Thanks to all our readers for your help on my paper re: Native Land Allotments in Natick, Mass. Really appreciate your help, and your patience as I get through finals. Don't worry: everything is complete on Monday. I'm in an airport in Nate's future home, so I decided to write you. Here goes:
My sister is furious about a recent parking ticket.
She's especially mad because she returned to the empty parking meter within two minutes of dropping in a nearby store to get change, only to return to the car, and the meter maid writing the ticket. "No, no, no--I'm right here. I have change!"
"I'm only doing my job," the meter maid replied, handing the pink sheet to her.
My sister is five months pregnant and has a one-year old on her hip. I proclaim: her dedication to baby-making does not give her permission to break the law or avoid slotting loose change in the meter. But the meter maid did not show any compassion for my sister or her circumstance when writing out the ticket. And this pissed my sister off. She made a scene on the street and promised the meter maid, "I'm going downtown to report you!"
All that effort, and she's stuck with a $20 ticket. But my sister is one of her word: she followed-through on her promise to the meter maid and sought out the supervisor o' meter maids at the City-County Building. Instead of finding him/her, my sister got the next best thing: her court date is scheduled on June 4th to protest. Stay tuned to the blog for how this story ends. . .
We all have these "it's not fair" stories about traffic and/or parking tickets, right? A roommate told me a story about how he got a ticket (but shouldn't have) for turning left on a red light. Another friend got a speeding ticket for eluding a tailgater (but it was to avoid a larger traffic danger). Buy me a beer and I'll tell you a boring story about my own experience getting a ticket while delivering oranges at Christmastime.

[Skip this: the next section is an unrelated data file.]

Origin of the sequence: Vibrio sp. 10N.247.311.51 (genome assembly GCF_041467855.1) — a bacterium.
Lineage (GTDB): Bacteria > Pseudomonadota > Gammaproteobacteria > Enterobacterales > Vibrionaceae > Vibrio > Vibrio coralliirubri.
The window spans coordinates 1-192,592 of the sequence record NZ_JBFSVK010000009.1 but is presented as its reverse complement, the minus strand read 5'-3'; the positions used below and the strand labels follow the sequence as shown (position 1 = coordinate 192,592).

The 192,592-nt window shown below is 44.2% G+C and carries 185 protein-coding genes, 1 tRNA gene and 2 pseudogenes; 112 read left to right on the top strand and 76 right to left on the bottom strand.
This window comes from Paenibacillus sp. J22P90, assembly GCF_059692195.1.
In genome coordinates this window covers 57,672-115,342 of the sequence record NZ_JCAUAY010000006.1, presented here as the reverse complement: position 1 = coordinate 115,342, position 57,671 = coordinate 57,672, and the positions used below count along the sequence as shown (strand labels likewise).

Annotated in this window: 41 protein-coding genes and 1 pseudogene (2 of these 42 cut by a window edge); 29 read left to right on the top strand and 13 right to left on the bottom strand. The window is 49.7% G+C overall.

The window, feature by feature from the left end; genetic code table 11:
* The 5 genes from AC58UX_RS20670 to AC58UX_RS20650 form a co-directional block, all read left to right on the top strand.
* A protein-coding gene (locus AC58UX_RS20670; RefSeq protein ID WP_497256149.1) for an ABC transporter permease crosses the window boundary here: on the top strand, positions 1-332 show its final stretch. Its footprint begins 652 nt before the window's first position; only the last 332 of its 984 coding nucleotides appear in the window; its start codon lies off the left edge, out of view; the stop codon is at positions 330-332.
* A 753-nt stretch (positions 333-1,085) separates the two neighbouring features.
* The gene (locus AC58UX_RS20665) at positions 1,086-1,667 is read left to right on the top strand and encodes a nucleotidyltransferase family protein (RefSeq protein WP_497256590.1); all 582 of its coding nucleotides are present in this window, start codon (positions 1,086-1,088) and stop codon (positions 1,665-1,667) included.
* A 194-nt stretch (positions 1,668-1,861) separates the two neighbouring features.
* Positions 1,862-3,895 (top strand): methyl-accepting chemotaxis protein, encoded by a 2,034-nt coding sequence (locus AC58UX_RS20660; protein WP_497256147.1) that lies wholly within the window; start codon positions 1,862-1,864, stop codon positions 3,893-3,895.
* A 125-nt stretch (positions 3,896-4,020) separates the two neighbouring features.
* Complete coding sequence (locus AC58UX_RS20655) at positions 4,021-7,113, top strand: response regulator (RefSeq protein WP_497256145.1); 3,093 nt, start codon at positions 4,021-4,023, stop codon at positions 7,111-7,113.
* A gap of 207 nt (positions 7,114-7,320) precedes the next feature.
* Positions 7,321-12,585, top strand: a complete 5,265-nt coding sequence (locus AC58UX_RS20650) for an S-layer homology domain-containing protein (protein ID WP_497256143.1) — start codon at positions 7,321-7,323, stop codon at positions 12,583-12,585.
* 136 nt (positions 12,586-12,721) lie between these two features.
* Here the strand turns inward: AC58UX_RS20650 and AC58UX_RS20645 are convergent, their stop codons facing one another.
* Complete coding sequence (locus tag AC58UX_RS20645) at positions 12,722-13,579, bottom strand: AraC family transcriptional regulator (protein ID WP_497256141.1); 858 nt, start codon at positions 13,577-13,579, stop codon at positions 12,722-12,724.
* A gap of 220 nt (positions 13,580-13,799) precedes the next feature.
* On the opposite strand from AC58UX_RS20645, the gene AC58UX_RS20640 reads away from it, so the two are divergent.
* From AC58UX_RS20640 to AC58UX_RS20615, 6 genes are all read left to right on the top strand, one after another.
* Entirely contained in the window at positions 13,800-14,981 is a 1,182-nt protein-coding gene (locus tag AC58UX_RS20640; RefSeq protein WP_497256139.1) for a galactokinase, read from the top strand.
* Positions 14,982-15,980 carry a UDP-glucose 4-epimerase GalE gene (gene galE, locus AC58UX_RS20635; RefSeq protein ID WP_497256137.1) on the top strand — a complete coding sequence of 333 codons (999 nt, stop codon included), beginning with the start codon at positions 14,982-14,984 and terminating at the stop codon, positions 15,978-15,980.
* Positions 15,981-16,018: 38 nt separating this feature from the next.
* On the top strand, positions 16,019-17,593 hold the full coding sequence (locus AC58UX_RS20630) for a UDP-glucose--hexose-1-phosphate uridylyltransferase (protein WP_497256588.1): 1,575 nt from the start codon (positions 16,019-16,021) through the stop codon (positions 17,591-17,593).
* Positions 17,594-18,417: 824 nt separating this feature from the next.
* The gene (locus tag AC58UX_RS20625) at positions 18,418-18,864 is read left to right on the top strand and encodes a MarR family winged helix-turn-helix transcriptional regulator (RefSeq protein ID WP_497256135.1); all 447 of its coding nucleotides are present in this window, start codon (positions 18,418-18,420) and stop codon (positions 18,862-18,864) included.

I'm pretty sure that everyone (at least occasionally) exceeds the speed limit, rolls a stop sign or doesn't slow to 20 mph in a school zone. While these laws were designed to protect us all, sometimes we, as busy blog readers, don't have time to pay appropriate heed to them all. So when we get caught, why don't we just pay the fine and move on? Why the big deal?
You're going to say, "money." Yeah, I don't have $150 bucks (speeding) or even $20 bucks (parking) to throw out the window, either. But I don't think it's about money for most. Instead, it's about getting caught.
Here's my solution: I save myself some heartache and angst by assuming that once a year, I'm going to get caught. I am going to get caught, and pay a ridiculous fine for something that most everyone does every day. It's that simple. If I ever made a budget, I'd budget 'Tickets' line item into my annual operating costs. If you're getting more than one ticket a year, it's probably time to reevaluate some things.
What do you think about this 1 ticket/year as a threshold? Do you think it should be more/less often??